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Gov. J.B. Pritzker Talks About First Year In Office, Plans For Graduated Income Tax And Pension Reform

CHICAGO (CBS) -- There have been successes, but there remain some tough sells ahead for Illinois Gov. J.B. Pritzker.

Pritzker sat down with CBS 2 Political Investigator Dana Kozlov to talk about his first year in office and what's ahead.

"I tried very hard to turn the ship in the right direction," Pritzker said.

With his first year in office almost wrapped, Pritzker hoped to talk highlights – including consolidating police and fire pensions across the state.

But that's in the past. Is passing his controversial progressive income tax up next?

Kozlov asked Pritzker if the graduated income tax was his number one priority for next year.

He answered" "Well, I want to remind you –I'll tell you a little story about something that happened before I became governor. I went to see Governor (Jim) Edgar, because I wanted to get some advice from somebody who'd been in the job about, you know, what did he think the number one priority ought to be for a governor?"

The governor would not commit – focusing instead on the importance of balancing the budget. But it is a priority.

Pritzker recently donated $5 million of his own money to a committee just for the purpose of getting the progressive income tax passed, and he has talked about passing it while also seeking property tax relief.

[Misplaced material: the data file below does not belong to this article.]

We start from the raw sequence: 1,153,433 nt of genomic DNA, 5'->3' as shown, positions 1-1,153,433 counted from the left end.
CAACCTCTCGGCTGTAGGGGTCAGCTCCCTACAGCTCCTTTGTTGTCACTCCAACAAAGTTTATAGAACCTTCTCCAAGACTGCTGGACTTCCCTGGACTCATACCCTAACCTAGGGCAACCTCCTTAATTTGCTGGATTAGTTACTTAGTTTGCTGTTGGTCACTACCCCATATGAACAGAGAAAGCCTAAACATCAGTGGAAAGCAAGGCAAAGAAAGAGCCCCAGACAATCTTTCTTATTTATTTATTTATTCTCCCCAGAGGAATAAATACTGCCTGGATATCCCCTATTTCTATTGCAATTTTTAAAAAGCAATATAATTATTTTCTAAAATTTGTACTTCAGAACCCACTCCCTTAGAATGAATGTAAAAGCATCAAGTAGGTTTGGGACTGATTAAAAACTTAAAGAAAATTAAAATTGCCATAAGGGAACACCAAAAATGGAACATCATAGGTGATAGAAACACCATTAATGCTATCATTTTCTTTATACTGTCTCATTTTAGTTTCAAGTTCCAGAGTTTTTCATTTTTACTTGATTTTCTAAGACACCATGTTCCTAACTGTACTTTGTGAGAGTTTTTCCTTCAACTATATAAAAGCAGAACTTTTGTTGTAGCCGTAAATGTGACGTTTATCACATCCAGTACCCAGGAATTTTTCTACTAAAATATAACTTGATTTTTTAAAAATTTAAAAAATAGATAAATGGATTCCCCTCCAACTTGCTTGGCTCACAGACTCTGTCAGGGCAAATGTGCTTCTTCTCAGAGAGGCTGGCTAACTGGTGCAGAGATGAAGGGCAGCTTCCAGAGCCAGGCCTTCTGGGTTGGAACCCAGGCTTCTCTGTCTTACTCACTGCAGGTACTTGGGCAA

Realistically, is that something he can promise hand-in-hand with a graduated income tax?

"Again – remember what you're for when you pay your property taxes, and that if we can help with that, then we're alleviating the burden of property taxes," Pritzker said. "So the examples are paying for education."

And to critics concerned some families would see both an income and property tax hike?

"We need to work expeditiously to try to bring down property taxes across the state," Pritzker said. "I would also challenge the notion that you've suggested that people in the upper middle class are going to pay more. In fact, as you know, less than 3 percent of people in the state of Illinois under the plan that I put forward."

What about pension reform moving forward for state workers?

"We need to make reforms in our pension systems. There's no doubt about it. And I put forward a number of ideas – one of which we've already gotten done. In fact, on our state pensions, we have a pension buyout program that buys out retirees at a 40 percent discount to what their pension would be," Pritzker said. "That's a great deal for the taxpayers."

But Pritzker also says getting a constitutional amendment changed for pension reform – something that is also required for the graduated income tax – just is not realistic.

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